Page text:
One major reason the situation in Syria has become so grave is that the regime is so isolated from the rest of the world. It has only partly rebuilt its relationship with Russia after the collapse of the Soviet Union, but it's unlikely that Russia has anywhere near the deep-seated relationship with Syria that the US was able to exploit in nudging Mubarak out of power in Egypt, even assuming Russia has any desire to do so. The only other countries with any links to Syria are China and Iran, and neither is very sensitive about the rights of pro-democracy demonstrators. One thing we've seen again and again is that the more isolated a nation is, the less its leaders have to lose in resorting to violent repression -- again, consider Iran, Myanmar, Libya. And in Syria's case, it's too late to fix that: now that the regime has so disgraced itself, the pressure is against anyone trying to build relationships.
Meanwhile, the anti-Assad opposition -- especially the exiles who are safe from retribution -- have only become emboldened, ever more militant. They plead for arms, for intervention, to fight not to depose the regime but to conquer it. We are, in effect, being asked to choose sides in a civil war we actually have no stake in and no comprehension of. Sure, we can grasp the brutality of the Assad regime, but not yet the brutality of an opposition that has already decided to resort to killing and maiming its opponents -- a process that the longer it persists the more dehumanizing it will become. Indeed, one theme that emerged in the meeting was the fear that a triumphant anti-Assad movement would take its revenge on the Allawite community that Assad came from and favors. Several people were reminded of Rwanda; my own thoughts gravitated to the ethnic cleansing of Baghdad by Shiite militias as the US decided that the only way to keep Iraqis from uniting against the occupation was to turn them against each other. On the other hand, we had to sort through wild stories about Assad importing Iranian snipers, mass incarcerations, torture, and ritualistic killings. It's impossible to know what's actually true because access is so limited and propaganda is so free.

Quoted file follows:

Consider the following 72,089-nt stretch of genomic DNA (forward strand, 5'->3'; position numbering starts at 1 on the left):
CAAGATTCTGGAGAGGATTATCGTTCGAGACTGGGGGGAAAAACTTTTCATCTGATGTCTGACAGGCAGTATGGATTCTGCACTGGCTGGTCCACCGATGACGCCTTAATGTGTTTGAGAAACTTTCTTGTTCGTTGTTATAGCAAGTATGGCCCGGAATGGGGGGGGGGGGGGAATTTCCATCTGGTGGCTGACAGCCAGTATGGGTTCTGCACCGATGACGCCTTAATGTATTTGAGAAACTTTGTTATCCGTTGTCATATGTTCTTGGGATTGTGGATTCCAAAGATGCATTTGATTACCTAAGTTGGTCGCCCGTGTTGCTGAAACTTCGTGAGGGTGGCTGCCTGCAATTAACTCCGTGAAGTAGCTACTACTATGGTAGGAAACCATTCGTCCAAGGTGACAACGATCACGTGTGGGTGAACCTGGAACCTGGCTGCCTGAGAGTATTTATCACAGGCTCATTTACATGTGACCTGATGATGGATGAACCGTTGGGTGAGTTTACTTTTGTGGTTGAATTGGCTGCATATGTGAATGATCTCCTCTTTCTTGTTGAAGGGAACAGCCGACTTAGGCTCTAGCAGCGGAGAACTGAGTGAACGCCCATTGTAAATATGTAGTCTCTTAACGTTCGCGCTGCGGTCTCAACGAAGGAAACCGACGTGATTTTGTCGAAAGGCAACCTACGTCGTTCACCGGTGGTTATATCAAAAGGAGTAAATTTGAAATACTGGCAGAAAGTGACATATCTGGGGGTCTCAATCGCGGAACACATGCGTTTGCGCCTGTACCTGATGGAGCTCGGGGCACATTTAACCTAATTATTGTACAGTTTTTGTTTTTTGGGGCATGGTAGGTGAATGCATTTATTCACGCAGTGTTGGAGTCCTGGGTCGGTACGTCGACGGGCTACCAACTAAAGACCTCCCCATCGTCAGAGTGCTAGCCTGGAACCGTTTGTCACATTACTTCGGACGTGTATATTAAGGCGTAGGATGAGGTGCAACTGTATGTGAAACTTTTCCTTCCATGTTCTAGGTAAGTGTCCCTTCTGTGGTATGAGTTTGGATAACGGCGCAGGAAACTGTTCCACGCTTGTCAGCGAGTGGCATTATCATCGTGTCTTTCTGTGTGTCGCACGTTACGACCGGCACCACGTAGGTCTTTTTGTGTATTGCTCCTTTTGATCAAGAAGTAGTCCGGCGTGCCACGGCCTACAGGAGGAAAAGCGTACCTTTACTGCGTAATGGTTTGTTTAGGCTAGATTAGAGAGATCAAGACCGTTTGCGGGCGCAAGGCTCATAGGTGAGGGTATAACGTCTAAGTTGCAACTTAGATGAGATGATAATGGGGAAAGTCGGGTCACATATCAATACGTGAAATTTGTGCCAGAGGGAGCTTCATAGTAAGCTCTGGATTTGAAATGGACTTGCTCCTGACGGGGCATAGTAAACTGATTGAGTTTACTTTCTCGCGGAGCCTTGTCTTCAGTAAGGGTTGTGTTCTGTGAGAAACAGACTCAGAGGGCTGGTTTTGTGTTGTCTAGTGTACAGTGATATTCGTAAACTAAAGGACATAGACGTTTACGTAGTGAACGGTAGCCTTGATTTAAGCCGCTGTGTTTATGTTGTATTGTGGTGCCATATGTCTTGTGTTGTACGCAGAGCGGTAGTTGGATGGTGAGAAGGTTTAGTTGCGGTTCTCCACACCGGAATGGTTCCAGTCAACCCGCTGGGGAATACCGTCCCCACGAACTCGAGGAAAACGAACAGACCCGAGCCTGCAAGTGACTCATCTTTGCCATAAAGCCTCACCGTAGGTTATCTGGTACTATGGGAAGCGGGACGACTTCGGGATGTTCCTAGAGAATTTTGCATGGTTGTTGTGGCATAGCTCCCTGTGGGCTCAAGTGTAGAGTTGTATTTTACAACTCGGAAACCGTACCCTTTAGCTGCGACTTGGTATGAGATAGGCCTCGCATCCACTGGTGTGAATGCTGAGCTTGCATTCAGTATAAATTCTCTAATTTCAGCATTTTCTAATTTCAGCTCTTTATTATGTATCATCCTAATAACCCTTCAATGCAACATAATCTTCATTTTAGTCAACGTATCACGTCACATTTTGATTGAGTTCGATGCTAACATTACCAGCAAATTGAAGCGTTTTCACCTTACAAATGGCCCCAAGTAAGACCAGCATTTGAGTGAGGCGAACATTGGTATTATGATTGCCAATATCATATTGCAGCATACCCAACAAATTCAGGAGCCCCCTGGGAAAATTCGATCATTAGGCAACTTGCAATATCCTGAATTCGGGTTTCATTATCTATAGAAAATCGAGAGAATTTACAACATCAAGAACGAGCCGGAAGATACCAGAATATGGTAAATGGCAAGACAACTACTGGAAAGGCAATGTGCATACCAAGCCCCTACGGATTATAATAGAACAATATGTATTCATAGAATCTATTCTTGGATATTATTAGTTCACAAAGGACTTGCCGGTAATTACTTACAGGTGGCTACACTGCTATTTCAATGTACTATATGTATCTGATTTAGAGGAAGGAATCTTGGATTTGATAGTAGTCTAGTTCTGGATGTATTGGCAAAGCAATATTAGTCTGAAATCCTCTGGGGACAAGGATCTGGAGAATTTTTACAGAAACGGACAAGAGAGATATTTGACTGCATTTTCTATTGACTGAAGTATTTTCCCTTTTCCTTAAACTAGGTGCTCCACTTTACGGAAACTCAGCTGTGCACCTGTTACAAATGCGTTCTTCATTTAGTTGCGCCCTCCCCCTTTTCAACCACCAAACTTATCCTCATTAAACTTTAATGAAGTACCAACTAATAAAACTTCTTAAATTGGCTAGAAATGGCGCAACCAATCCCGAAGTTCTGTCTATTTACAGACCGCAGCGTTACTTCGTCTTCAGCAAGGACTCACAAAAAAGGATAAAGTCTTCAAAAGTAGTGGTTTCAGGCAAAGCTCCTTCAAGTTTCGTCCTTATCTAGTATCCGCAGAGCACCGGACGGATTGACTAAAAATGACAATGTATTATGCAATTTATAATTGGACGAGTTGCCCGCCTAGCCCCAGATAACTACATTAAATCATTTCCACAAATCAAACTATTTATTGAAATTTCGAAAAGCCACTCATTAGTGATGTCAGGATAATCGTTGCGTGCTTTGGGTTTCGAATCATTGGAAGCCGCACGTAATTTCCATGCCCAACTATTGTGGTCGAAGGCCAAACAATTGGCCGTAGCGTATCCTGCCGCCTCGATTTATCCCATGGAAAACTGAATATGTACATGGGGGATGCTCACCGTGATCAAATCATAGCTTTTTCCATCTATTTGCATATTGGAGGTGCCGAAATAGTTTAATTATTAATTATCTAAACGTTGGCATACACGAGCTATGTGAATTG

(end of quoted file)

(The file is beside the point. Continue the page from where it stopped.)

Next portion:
The dehumanization of the other side is inevitably one of the first things that happens in war, and it's well under way in Syria. The longer and bloodier the struggle continues, the worse it will be for all sides. (The continuing turmoil in the so-called Libya success is an example of what happens when you militarize conflict.) It's dehumanization that leads to atrocities, which leads to more of the same. The sane way out is to back off from anything that implies violence, while maintaining a vigilant concern for any violation of basic human rights by any party. The most effective approach would be to shame the Assad regime into backing down, chilling out, and opening up. That involves engaging with the regime, no matter how distasteful that seems, and it involves rejecting any elements of the opposition who insist on fighting this out in the streets. The end result should be a democratic government where individuals can speak up and protest without fear, and the end result should have nothing to do with the ulterior motives of other countries.